United States of America, Plaintiff-appellee, v. Jack Simmons, Jr., Defendant-appellant, 497 F.2d 177 (5th Cir. 1974)Annotate this Case
431 F.2d 409, PartI.
United States Court of Appeals, Fifth Circuit.
July 12, 1974, Rehearing Denied Aug 8, 1974.
R. Wayne Nunnally, Norfolk, Va., for defendant-appellant.
John L. Briggs, U.S. Atty., Jacksonville, Fla., John F. Conroy, Dept. of Justice, Washington, D.C., for plaintiff-appellee.
Before WISDOM, GOLDBERG and GEE, Circuit Judges.
GOLDBERG, Circuit Judge:
Appellant, Jack Simmons, Jr., was indicted on fifteen counts of violating the involuntary servitude and peonage statutes.1 On November 13, 1972, the day his case was set for trial, appellant entered a plea of guilty to two counts of the indictment. After careful questioning pursuant to Rule 11, Fed. R. Crim. P., the district court found that appellant's plea was freely, intelligently, and voluntarily made. On April 6, 1973, when he was called forward to be sentenced, appellant, through his attorney Angus Harriett, moved to withdraw his guilty plea.2 After a full hearing on April 16, 1973, the court denied the motion. On January 3, 1974, the court sentenced appellant to four years imprisonment on each of the two counts to which he had pleaded guilty, the sentences to run concurrently. On this appeal we have been asked to reverse the order of the district court denying appellant's motion to withdraw his guilty plea. We decline.
Appellant bases his claim for relief on Rule 32(d), Fed. R. Crim. P., which provides:
A motion to withdraw a plea of guilty or of nolo contendere may be made only before sentence is imposed or imposition of sentence is suspended; but to correct manifest injustice the court after sentence may set aside the judgment of conviction and permit the defendant to withdraw his plea.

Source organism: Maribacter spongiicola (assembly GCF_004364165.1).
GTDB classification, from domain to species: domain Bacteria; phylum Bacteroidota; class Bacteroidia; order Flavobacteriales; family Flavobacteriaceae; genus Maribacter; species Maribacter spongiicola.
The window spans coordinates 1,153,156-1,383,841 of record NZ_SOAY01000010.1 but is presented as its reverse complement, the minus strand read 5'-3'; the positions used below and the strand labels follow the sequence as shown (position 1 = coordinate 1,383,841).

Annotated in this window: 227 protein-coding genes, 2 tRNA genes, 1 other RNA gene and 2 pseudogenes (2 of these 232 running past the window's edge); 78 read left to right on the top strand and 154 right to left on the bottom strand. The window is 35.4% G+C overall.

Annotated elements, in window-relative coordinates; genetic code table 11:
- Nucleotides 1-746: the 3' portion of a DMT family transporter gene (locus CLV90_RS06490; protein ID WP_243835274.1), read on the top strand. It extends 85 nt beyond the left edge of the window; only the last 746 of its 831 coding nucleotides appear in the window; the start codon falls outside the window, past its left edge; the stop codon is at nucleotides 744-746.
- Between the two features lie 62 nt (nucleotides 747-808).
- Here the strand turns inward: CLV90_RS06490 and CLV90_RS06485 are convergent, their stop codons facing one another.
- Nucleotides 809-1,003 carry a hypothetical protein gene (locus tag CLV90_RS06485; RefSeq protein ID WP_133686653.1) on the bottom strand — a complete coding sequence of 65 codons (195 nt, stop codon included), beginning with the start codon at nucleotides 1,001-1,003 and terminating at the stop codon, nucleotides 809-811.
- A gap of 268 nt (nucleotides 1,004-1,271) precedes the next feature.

It is the well-settled rule in this Circuit that, even prior to the imposition of sentence, an accused has no absolute right to withdraw a guilty plea, and that the grant or denial of such a motion is within the sound discretion of the trial court. United States v. Valdez, 5 Cir. 1971, 450 F.2d 1145; United States v. Arredondo, 5 Cir. 1971, 447 F.2d 976, cert. denied, 404 U.S. 1026, 92 S. Ct. 683, 30 L. Ed. 2d 676; Kirshberger v. United States, 5 Cir. 1968, 392 F.2d 782.
Conceding that discretion rests with the trial judge, appellant urges that Rule 32(d) should, nevertheless, be liberally construed; and he has mustered formidable authority to support his contention. Almost fifty years ago the Supreme Court declared that 'the court in exercise of its discretion will permit one accused to substitute a plea of not guilty and have a trial if for any reason the granting of the privilege seems fair and just.' Kercheval v. United States, 1927, 274 U.S. 220, 224, 47 S. Ct. 582, 583, 71 L. Ed. 1009. The rationale for such a policy is that the public interest in protecting a defendant's right to trial by jury usually outweighs any inconvenience that the court or the prosecution is likely to suffer as a result of a withdrawn plea prior to sentencing. See Kadwell v. United States, 9 Cir. 1963, 315 F.2d 667.3 Noting these considerations, Professor Wright has proposed that courts allow pre-sentencing withdrawals of guilty pleas virtually as a matter of course 'unless the prosecution has been substantially prejudiced by reliance upon the defendant's plea.' 2 C. Wright, Federal Practice and Procedure, Criminal 538, at 474-75 (1969). In United States v. Presley, 5 Cir. 1973, 478 F.2d 163, 167, we noted our adherence to 'the general principle that Rule 32(d) should be construed liberally in favor of the accused when a motion is made to withdraw before sentence is imposed.'
Appellant's statement of the law is very persuasive. Unfortunately for him, even under the most enlightened application of Rule 32(d), the facts of his case do not justify the conclusion that the district court erred in refusing to permit the guilty plea to be withdrawn. First, in recommending a guilty plea appellant's counsel made no representation to him that any deal had been made, but merely expressed his opinion that appellant would receive only a probated sentence. Only after appellant's brother Willie Simmons-- who had pleaded guilty to one count of a similar indictment and who appeared with appellant for sentencing-- was sentenced to four years imprisonment, did appellant move to withdraw his guilty plea.4 To have granted the motion under these circumstances would have been to permit appellant to use the guilty plea as a means of testing the weight of the potential sentence-- a primary policy ground for denying plea changes. See footnote 3, supra.